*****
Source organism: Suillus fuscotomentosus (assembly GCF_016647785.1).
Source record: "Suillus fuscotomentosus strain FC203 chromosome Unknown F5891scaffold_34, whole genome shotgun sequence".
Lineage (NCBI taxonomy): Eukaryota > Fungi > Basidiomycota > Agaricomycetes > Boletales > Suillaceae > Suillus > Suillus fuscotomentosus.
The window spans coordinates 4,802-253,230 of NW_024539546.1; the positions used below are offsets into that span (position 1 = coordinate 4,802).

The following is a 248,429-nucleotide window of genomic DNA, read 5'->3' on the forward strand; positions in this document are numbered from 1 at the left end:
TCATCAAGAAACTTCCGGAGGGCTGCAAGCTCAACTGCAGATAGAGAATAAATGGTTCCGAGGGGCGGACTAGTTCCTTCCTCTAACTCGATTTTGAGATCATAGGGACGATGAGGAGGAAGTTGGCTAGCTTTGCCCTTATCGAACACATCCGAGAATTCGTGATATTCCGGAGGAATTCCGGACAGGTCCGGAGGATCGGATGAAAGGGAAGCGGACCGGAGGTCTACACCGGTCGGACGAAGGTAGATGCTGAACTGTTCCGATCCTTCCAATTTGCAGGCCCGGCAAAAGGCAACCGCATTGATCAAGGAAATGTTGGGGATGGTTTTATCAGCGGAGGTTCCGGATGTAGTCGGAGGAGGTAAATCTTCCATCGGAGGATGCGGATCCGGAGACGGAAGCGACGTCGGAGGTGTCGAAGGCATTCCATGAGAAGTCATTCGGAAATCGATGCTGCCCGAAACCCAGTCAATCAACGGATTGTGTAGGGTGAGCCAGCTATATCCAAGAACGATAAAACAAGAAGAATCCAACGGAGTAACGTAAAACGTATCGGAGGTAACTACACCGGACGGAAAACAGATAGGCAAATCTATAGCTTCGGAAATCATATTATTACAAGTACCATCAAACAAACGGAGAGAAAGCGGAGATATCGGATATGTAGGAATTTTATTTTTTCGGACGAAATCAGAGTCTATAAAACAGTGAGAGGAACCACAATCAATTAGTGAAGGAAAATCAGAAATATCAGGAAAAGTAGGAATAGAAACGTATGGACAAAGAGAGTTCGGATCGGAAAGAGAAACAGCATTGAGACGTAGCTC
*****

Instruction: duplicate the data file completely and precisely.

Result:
Source organism: Suillus fuscotomentosus (assembly GCF_016647785.1).
Source record: "Suillus fuscotomentosus strain FC203 chromosome Unknown F5891scaffold_34, whole genome shotgun sequence".
Lineage (NCBI taxonomy): Eukaryota > Fungi > Basidiomycota > Agaricomycetes > Boletales > Suillaceae > Suillus > Suillus fuscotomentosus.
The window spans coordinates 4,802-253,230 of NW_024539546.1; the positions used below are offsets into that span (position 1 = coordinate 4,802).

The following is a 248,429-nucleotide window of genomic DNA, read 5'->3' on the forward strand; positions in this document are numbered from 1 at the left end:
TCATCAAGAAACTTCCGGAGGGCTGCAAGCTCAACTGCAGATAGAGAATAAATGGTTCCGAGGGGCGGACTAGTTCCTTCCTCTAACTCGATTTTGAGATCATAGGGACGATGAGGAGGAAGTTGGCTAGCTTTGCCCTTATCGAACACATCCGAGAATTCGTGATATTCCGGAGGAATTCCGGACAGGTCCGGAGGATCGGATGAAAGGGAAGCGGACCGGAGGTCTACACCGGTCGGACGAAGGTAGATGCTGAACTGTTCCGATCCTTCCAATTTGCAGGCCCGGCAAAAGGCAACCGCATTGATCAAGGAAATGTTGGGGATGGTTTTATCAGCGGAGGTTCCGGATGTAGTCGGAGGAGGTAAATCTTCCATCGGAGGATGCGGATCCGGAGACGGAAGCGACGTCGGAGGTGTCGAAGGCATTCCATGAGAAGTCATTCGGAAATCGATGCTGCCCGAAACCCAGTCAATCAACGGATTGTGTAGGGTGAGCCAGCTATATCCAAGAACGATAAAACAAGAAGAATCCAACGGAGTAACGTAAAACGTATCGGAGGTAACTACACCGGACGGAAAACAGATAGGCAAATCTATAGCTTCGGAAATCATATTATTACAAGTACCATCAAACAAACGGAGAGAAAGCGGAGATATCGGATATGTAGGAATTTTATTTTTTCGGACGAAATCAGAGTCTATAAAACAGTGAGAGGAACCACAATCAATTAGTGAAGGAAAATCAGAAATATCAGGAAAAGTAGGAATAGAAACGTATGGACAAAGAGAGTTCGGATCGGAAAGAGAAACAGCATTGAGACGTAGCTC